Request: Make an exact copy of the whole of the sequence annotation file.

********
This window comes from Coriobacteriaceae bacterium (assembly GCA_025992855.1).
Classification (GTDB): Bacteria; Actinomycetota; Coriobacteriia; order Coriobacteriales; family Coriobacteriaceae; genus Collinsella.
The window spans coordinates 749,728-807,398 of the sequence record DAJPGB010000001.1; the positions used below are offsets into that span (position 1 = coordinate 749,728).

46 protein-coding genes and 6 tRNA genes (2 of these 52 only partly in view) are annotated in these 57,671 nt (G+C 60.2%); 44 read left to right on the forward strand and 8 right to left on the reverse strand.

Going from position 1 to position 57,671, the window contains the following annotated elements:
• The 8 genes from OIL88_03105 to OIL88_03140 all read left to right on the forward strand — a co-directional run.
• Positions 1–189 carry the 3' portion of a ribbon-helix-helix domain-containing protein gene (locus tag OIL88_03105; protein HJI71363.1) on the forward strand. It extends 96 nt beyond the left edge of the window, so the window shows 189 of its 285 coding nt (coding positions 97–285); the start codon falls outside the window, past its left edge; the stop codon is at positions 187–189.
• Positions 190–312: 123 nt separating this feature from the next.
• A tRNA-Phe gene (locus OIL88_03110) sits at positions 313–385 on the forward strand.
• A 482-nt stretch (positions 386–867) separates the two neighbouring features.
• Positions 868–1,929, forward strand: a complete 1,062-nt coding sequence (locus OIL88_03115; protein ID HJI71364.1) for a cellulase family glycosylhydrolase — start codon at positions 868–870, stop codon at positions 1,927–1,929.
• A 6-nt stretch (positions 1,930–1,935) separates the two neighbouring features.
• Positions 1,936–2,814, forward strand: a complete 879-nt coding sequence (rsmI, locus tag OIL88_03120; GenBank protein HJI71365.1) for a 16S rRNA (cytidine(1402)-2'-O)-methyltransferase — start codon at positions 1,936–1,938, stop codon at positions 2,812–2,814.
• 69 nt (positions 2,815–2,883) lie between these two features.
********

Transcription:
This window comes from Coriobacteriaceae bacterium (assembly GCA_025992855.1).
Classification (GTDB): Bacteria; Actinomycetota; Coriobacteriia; order Coriobacteriales; family Coriobacteriaceae; genus Collinsella.
The window spans coordinates 749,728-807,398 of the sequence record DAJPGB010000001.1; the positions used below are offsets into that span (position 1 = coordinate 749,728).

46 protein-coding genes and 6 tRNA genes (2 of these 52 only partly in view) are annotated in these 57,671 nt (G+C 60.2%); 44 read left to right on the forward strand and 8 right to left on the reverse strand.

Going from position 1 to position 57,671, the window contains the following annotated elements:
• The 8 genes from OIL88_03105 to OIL88_03140 all read left to right on the forward strand — a co-directional run.
• Positions 1–189 carry the 3' portion of a ribbon-helix-helix domain-containing protein gene (locus tag OIL88_03105; protein HJI71363.1) on the forward strand. It extends 96 nt beyond the left edge of the window, so the window shows 189 of its 285 coding nt (coding positions 97–285); the start codon falls outside the window, past its left edge; the stop codon is at positions 187–189.
• Positions 190–312: 123 nt separating this feature from the next.
• A tRNA-Phe gene (locus OIL88_03110) sits at positions 313–385 on the forward strand.
• A 482-nt stretch (positions 386–867) separates the two neighbouring features.
• Positions 868–1,929, forward strand: a complete 1,062-nt coding sequence (locus OIL88_03115; protein ID HJI71364.1) for a cellulase family glycosylhydrolase — start codon at positions 868–870, stop codon at positions 1,927–1,929.
• A 6-nt stretch (positions 1,930–1,935) separates the two neighbouring features.
• Positions 1,936–2,814, forward strand: a complete 879-nt coding sequence (rsmI, locus tag OIL88_03120; GenBank protein HJI71365.1) for a 16S rRNA (cytidine(1402)-2'-O)-methyltransferase — start codon at positions 1,936–1,938, stop codon at positions 2,812–2,814.
• 69 nt (positions 2,815–2,883) lie between these two features.